| Restoration / Barrier
Initial feasibility studies determined
that, to restore the stream and valley to stable, historic conditions,
the work would involve complete reconstruction of the stream
channel and associated valley floodplain, requiring redistribution
of 100,000 cubic yards of overburden materials. The first step
in the design process was to characterize the hydrology of the
stream. A bankfull discharge of 46 cubic feet per second was used as the design
discharge to model channel crosssection templates. Hydrology
was estimated using various US Geological Survey regional regression equations,
hydraulics based on existing undisturbed channel geometry sections,
and computation of a weighted average based on a two-year return
interval flow for a similar and adjacent basin with discharge
Channel geometry was designed to
convey bankfull flow and was based on empirical relationships
for width:depth for mountain streams. Channel geometry was further
refined to reflect a variety of natural crosssections representative
of step-pools and pool-riffle-run sequences, to create channel
variability and fish habitat. Channel planform was designed
with a sinuosity between 1.1 and 1.2, to be consistent with geomorphic
conditions up- and downstream of the project area. Channel slope
varied from 1.7 to 1.9 percent, to accommodate variability in
sinuosity through a reconstructed constant floodplain slope
of 2.1 percent (figure
Channel and floodplain design incorporated bed and bank stability
measures to protect against channel incision and bank erosion,
while still allowing for the natural evolution of the stream
channel and its bedforms. Bank stability was accomplished using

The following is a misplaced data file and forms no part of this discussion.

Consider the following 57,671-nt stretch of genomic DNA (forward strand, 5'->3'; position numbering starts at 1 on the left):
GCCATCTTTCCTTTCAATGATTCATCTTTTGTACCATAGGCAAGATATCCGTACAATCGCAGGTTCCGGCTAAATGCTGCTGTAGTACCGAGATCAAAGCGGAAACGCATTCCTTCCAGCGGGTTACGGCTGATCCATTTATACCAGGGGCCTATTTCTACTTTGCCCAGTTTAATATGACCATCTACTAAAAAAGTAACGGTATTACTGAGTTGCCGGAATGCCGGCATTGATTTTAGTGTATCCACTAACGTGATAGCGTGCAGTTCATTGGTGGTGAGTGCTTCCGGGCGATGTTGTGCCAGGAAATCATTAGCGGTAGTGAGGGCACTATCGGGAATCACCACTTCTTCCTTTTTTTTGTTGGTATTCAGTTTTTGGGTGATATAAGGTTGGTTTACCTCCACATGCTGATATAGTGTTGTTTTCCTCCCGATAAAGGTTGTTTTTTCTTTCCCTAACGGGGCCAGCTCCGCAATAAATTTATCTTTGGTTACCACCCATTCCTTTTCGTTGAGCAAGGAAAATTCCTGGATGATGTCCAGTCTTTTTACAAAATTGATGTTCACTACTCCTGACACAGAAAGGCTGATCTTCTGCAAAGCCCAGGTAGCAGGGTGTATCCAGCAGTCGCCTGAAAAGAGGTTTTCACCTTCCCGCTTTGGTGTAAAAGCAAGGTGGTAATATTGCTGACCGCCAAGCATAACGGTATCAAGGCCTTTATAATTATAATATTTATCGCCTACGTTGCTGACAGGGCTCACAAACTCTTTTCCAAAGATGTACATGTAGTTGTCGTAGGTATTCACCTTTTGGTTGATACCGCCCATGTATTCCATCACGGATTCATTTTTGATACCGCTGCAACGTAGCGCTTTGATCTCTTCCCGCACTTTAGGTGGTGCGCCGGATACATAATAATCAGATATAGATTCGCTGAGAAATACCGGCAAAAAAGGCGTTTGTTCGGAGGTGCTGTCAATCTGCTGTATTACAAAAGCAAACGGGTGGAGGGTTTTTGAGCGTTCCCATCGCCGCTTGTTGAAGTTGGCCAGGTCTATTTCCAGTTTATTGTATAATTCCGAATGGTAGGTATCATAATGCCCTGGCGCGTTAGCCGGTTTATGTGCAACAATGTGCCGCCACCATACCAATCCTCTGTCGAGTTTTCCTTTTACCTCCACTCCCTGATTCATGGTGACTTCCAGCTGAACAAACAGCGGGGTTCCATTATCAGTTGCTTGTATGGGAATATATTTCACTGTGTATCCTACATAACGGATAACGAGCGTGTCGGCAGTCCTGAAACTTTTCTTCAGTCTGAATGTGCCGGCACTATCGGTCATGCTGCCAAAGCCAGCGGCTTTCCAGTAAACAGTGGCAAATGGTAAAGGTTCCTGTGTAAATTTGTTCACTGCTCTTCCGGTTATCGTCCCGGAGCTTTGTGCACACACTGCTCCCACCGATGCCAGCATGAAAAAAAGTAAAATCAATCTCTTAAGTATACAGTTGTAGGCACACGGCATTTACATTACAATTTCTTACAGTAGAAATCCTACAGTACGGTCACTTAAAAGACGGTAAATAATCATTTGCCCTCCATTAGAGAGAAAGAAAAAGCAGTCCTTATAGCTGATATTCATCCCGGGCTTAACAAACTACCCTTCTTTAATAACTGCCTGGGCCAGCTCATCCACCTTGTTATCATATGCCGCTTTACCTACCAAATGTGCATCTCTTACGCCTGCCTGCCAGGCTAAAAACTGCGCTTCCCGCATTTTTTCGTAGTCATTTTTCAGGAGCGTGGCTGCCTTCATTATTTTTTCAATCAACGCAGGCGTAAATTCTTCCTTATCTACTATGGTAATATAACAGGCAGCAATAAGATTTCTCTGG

bioengineering methods; which included a rock toe, fabric-reinforced
contoured stream banks, and native vegetation for long-term
stability. Bed stability was achieved by installing stream bed
gravels sized to withstand tractive forces and calculated scour
depths of flows exceeding bankfull. Additional bed stability
components included designs for valley-wide grade control structures,
at 400-foot intervals to protect against channel incision in
the event of unexpected or premature channel migration.
|Beginning of restoration – valley bottom reconstruction. In this project it was ...
||After grade and slope features were constructed, a biodegradable soil stabilizat...
||Immediately following final construction when water was returned to the channel....
A barrier to upstream fish movement was also constructed at
stream kilometer 10.6 in the fall of 1995. This barrier was constructed
using treated wood and consisted of a 1.5-meter drop onto a treated
wood apron, designed to prevent the formation of a scour
pool at the base of the barrier that could be used as a jump
pool. In addition, the channel was widened immediately below
the barrier to prevent water from backing up against the barrier
at peak streamflows.
White's Creek fish barrier prior to installation. The barrier, built in 1995, wa...
a photo for a larger view and more information.
Fish barrier, immediately after installation. The barrier consists of a 1.5 m dr...
Brook Trout Removal
Electrofishing was used to remove
brook trout and estimate populations of brook and westslope cutthroat trout
using depletion estimators. Each year from 1993 to 1995, multiple
electrofishing passes were made in various sections of the
stream. Electrofishing estimates and associated brook trout
removal efforts continued annually from 1996 through 2000.
Click here to read the full manuscript as published in
Intermountain Journal of Sciences 2002, 8(3): 193-214.